The Vagina Monologues Tackle The Taboo

February 25, 2016


I’m not usually speechless. I’m the type of person who always has a comment or opinion. That’s part of why I wanted to write articles – my friends were tired of hearing me talk. Despite my tendency to never shut up, after attending the Vagina Monologues, I really did not know what to say.

It might have been my amazement with the skill of the actresses. I felt like I was watching professionals. The women were mature, well spoken, and passionate. It was incredible to observe. Each one of them was better than the last; each monologue more powerful; each delivery more impressive. I could not imagine doing this myself. They seemed so sure of themselves. At one point, one of the actors was giving a monologue about how her short skirt does not insinuate that she is promiscuous. The confidence she embodied in presenting this polarizing subject was strong in attacking this established cultural norm. These issues transcend generations, and I believe that regardless of previous feelings and expectations, the Vagina Monologues were able to present the information in a respectful yet pointed and inciting way.

More likely, it could have been the message of the monologues. Throughout my life, I don’t think I have heard the word vagina as many times as I did within that hour of the performance. In fact, I have never really thought about “vagina” – the word, the meaning behind it, and the fact that the word is so taboo. It made me consider what else there is that we don’t talk about, and why we don’t talk about these things.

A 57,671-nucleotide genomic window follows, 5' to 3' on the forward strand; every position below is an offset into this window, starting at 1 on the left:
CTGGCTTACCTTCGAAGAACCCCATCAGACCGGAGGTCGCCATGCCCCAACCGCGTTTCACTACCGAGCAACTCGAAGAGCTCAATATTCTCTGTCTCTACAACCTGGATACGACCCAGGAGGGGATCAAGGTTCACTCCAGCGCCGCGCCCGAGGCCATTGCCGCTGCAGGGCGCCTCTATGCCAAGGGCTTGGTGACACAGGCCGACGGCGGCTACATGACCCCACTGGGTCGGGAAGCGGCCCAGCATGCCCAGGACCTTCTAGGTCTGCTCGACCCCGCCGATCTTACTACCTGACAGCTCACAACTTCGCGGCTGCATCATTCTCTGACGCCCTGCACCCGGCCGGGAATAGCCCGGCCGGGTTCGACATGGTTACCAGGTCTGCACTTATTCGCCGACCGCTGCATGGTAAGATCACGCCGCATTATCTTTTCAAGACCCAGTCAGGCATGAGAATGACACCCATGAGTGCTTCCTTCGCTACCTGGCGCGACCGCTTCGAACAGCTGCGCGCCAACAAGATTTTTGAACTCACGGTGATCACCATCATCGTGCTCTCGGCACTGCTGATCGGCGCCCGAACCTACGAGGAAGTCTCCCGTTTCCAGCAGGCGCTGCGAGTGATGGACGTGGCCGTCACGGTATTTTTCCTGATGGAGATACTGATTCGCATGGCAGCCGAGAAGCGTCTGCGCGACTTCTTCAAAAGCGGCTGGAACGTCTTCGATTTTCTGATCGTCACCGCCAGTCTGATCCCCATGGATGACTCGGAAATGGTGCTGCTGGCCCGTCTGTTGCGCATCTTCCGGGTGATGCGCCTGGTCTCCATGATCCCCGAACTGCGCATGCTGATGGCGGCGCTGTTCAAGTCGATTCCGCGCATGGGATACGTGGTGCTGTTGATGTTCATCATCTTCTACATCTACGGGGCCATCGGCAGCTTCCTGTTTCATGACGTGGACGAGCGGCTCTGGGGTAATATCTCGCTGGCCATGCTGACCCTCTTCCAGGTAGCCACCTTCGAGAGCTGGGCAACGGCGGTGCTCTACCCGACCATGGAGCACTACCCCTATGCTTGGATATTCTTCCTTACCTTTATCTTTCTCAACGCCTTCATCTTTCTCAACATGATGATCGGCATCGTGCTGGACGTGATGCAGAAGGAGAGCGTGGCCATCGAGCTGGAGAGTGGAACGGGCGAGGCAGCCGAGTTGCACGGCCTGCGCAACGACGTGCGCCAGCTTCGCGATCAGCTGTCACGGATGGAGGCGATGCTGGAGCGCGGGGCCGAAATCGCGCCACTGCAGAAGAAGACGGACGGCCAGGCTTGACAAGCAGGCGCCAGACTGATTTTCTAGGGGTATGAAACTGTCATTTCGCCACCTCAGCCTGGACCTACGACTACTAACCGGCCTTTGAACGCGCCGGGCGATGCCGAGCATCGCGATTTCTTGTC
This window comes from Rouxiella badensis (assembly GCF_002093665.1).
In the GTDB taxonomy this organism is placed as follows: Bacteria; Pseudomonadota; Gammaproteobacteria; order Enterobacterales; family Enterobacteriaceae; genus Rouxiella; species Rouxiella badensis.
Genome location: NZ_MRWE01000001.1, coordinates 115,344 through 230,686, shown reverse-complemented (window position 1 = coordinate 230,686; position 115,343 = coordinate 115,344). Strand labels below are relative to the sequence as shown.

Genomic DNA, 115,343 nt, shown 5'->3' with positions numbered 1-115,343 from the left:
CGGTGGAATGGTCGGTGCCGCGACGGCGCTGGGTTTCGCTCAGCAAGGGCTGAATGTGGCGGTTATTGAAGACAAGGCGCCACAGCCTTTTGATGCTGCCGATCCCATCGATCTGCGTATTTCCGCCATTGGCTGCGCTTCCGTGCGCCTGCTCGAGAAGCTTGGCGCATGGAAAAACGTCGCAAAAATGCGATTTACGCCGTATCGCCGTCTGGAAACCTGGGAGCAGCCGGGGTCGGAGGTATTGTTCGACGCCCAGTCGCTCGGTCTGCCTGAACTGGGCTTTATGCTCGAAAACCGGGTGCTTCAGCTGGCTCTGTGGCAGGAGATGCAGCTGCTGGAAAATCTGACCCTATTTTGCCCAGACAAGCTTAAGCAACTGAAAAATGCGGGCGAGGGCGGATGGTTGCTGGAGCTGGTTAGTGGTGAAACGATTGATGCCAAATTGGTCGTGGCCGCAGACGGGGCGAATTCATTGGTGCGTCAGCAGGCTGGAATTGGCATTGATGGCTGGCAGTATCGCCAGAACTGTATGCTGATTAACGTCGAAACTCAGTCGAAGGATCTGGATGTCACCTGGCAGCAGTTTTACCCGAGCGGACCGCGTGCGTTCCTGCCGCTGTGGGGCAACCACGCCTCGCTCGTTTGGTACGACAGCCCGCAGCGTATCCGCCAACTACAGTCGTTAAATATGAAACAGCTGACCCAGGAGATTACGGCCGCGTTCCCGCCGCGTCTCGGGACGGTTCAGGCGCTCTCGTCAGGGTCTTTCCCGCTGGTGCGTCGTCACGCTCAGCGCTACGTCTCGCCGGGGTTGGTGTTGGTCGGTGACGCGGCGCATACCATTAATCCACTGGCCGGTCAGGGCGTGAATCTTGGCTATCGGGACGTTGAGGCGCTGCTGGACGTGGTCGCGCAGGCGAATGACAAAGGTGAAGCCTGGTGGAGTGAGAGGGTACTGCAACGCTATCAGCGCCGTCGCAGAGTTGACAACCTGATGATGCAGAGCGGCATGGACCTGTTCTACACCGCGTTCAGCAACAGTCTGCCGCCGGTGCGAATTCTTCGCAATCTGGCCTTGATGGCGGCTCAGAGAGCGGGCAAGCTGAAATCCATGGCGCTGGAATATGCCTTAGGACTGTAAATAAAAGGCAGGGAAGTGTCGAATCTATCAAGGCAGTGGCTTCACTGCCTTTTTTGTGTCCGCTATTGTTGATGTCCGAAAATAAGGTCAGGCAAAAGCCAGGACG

The show offers possible explanations. The word sounds like it could be the name of a disease. It kind of evokes images of a doctor with a tool kit. It does not have connotations with words like beauty or happiness. But why? We form our own connections and opinions. Language evolves, and new words are added to the dictionary everyday. Despite this, the word vagina continues to be ignored and seen as disgusting. The same cannot be said for penis. People play “the penis game,” but nobody would dare suggest the vagina, because nobody wants to discuss it.

Although the vagina is where lives are created and sexual pleasure occurs, it is seen as taboo. Another stunt against feminism.

When I decided to cover the show, I expected to write about the message of the monologues and the performance. I planned to describe the show and discuss my reaction to it. After seeing the Vagina Monologues, I realize there is no way to describe each monologue and give each one the credit it is due. Everyone should go see this show. It opened my mind not only about the lack of respect we give our vaginas, but about what it means to be taboo.

I will admit that I tend to avoid problems. I would much rather be happy than dwell on an issue, or even discuss it all. I know that this is not necessarily a positive character trait, but the Vagina Monologues made me realize that this can in fact be detrimental. Why do things become taboo? It is because people avoid them – out of discomfort, fear, or societal pressures. How did we allow vaginas to become a source of discomfort and fear? This seems counterintuitive and is inherently problematic.

I know this article does not really help if you were hoping to find out what these monologues cover and what the show discusses. This article does not cover the event because this event isn’t something that needs a description. It needs publicity and support from women around the world. It contains a message that must be spread, and I can’t imagine a more effective way than attending the Vagina Monologues. Writing a review of the Vagina Monologues that gave away too much information would ruin their effect and lasting impression.

Next time there is a performance, go. It might make you uncomfortable – I surely was. It might scare you and it might confuse you. It will certainly force you to think about difficult topics, but more importantly, it will open you up to self-reflection and self-awareness.

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